Ideally, a proper pesticide risk indicator would take into account all the above mentioned parameters. However, this would involve complex and contentious calculations. Data availability does not yet allow the calculation of a "scientifically sound" pesticide risk indicator and will much probably never allow this. Moreover, there is a lack of a consensus on a calculation methodology.

From Eurostat consumption data, it appears that there is a trend towards an increased dependency on pesticide products and hence an increase in exposure to pesticides, their "inert ingredients" and metabolites.

In order to avoid any likely further increase in the risk to health and environment from rising exposure to pesticides acting separately or in interaction, precautionary measures for pesticide use/dependency reduction must be implemented without further delay.



Council Directive 91/414/EEC of 15 July 1991 concerning the placing of
plant protection products (PPPs) In the market sets out a Community harmonised framework for authorisation, use and control of plant protection products. It is a dual system where the Community evaluates active substances and Member States evaluate and authorise products containing them. A basic principle of the Directive is the development of a positive list (Annex I) of active substances that are acceptable for the environment, human and animal health. Substances listed in Annex I are eligible for inclusion in plant protection products that Member States may authorise to be placed on the market at national level.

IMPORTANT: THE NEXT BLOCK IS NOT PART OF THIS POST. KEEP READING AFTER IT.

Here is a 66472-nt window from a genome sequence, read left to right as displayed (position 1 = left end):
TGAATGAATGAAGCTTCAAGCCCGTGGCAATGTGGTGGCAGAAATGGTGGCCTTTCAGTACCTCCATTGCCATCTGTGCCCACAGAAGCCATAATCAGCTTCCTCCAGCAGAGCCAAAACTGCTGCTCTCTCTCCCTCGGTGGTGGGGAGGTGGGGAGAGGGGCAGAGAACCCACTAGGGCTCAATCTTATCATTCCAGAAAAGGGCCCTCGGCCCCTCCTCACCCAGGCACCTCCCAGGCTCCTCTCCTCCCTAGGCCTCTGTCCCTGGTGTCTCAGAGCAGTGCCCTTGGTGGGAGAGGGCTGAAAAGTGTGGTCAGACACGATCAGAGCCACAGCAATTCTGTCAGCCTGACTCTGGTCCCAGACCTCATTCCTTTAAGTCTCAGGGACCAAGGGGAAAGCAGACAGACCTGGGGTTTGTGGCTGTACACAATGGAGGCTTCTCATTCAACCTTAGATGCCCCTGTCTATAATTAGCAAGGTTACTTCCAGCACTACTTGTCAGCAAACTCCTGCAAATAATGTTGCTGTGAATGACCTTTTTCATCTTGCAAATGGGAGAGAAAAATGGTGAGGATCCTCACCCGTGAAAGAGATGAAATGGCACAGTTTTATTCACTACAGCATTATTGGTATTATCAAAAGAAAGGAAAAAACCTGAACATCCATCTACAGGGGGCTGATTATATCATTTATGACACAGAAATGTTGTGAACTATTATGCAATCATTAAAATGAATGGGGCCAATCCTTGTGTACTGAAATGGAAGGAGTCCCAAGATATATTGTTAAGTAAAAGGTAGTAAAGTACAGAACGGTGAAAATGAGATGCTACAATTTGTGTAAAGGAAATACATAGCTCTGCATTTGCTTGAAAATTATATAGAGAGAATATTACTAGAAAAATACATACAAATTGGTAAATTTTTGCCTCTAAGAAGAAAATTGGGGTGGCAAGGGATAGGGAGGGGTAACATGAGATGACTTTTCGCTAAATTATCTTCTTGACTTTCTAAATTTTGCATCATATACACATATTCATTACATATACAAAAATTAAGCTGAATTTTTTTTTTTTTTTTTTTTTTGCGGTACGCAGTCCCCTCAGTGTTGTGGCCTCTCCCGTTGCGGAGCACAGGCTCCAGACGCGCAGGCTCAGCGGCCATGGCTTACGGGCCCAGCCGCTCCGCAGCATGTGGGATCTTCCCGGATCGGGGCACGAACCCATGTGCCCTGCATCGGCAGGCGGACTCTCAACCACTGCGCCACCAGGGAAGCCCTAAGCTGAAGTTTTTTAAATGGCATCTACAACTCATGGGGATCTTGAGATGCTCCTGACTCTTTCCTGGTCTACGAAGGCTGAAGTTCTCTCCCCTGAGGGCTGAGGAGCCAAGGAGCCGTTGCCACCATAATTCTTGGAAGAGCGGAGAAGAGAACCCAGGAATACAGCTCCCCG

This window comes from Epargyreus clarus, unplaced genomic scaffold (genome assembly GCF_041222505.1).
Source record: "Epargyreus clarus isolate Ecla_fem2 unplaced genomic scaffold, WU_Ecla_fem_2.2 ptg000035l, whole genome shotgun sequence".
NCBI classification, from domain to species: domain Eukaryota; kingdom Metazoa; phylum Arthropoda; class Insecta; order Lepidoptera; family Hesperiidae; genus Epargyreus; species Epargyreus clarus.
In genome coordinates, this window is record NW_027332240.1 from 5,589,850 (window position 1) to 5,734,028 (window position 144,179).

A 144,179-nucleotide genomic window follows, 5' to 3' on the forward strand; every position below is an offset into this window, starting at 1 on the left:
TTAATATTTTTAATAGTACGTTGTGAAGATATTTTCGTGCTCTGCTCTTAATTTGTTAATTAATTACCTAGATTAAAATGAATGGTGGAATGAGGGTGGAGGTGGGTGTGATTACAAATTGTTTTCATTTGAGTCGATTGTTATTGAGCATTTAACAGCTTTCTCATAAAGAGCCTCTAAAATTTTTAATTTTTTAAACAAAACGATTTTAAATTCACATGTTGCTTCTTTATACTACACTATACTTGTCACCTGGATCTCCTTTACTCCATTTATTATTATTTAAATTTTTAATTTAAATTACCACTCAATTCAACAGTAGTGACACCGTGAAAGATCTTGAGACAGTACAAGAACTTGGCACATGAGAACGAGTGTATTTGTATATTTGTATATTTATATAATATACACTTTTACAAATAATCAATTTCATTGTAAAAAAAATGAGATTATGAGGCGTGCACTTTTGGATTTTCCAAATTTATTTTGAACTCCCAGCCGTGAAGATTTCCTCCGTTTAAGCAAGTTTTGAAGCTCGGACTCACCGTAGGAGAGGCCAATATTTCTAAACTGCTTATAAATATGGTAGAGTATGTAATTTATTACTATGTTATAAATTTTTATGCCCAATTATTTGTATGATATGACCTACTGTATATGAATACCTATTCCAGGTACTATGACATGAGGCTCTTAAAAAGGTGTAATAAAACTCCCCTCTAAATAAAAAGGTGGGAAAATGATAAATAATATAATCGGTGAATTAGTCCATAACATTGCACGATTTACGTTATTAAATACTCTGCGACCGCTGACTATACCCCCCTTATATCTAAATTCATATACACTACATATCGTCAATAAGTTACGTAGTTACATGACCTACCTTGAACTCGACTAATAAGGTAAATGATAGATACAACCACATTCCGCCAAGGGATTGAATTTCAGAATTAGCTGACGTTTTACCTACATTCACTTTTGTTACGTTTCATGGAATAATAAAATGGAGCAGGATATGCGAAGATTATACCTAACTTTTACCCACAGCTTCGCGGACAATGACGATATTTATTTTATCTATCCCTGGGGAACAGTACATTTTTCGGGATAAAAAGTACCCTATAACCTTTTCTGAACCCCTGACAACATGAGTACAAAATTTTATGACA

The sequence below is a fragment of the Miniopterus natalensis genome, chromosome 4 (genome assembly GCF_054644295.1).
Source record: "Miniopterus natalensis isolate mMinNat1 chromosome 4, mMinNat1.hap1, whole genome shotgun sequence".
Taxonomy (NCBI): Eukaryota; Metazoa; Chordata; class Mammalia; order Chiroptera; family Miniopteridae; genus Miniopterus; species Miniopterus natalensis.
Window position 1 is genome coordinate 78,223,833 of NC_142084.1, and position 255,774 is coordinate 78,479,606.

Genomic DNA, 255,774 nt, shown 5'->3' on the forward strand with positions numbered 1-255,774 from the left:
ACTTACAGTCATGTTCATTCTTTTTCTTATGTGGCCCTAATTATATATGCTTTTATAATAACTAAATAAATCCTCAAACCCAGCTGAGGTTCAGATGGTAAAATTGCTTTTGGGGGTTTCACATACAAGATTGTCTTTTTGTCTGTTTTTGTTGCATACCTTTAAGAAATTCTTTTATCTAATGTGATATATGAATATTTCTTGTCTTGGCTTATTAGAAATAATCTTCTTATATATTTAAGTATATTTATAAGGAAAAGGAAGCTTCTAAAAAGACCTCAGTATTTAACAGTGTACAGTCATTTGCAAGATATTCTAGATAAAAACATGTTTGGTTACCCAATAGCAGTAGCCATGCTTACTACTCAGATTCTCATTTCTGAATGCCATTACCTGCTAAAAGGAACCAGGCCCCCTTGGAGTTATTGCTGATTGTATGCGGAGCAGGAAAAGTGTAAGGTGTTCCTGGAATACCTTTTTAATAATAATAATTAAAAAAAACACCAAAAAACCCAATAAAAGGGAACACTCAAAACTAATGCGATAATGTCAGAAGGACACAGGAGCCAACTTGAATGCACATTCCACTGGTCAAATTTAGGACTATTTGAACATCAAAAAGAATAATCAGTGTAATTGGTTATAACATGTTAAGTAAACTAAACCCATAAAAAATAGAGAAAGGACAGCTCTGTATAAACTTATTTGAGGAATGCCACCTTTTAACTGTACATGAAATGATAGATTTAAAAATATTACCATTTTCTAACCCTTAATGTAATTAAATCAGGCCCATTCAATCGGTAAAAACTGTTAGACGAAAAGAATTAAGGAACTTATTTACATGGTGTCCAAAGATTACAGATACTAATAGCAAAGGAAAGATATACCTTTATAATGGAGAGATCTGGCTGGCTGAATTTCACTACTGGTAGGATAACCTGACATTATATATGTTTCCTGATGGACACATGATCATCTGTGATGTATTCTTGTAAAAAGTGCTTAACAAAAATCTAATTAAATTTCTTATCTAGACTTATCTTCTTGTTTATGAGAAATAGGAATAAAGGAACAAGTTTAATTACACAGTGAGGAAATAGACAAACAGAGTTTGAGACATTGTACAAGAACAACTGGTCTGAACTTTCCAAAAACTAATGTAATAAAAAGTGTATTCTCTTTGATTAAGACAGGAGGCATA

The Directive provided for a 12-year programme of evaluation of the 834 active substances already on the market at the time of its entry into force in July 1993 (the "existing" active substances) and, pending Commission Decisions on their inclusion in Annex I, permitted their remaining on the market until July 2003 under certain conditions. The Commission split the review programme for these substances into four phases, following the division of the 834 substances on the market into four lists:
- First priority list (90 substances), established in 1992, comprised those substances considered at that time to be the most widely used on the market as well as those of clear concern;
- Second list (149 substances), established in 2000, comprised all those organophosphates and carbamates that were not on the first list as well as other substances of concern and substances for which industry had indicated early availability of dossiers;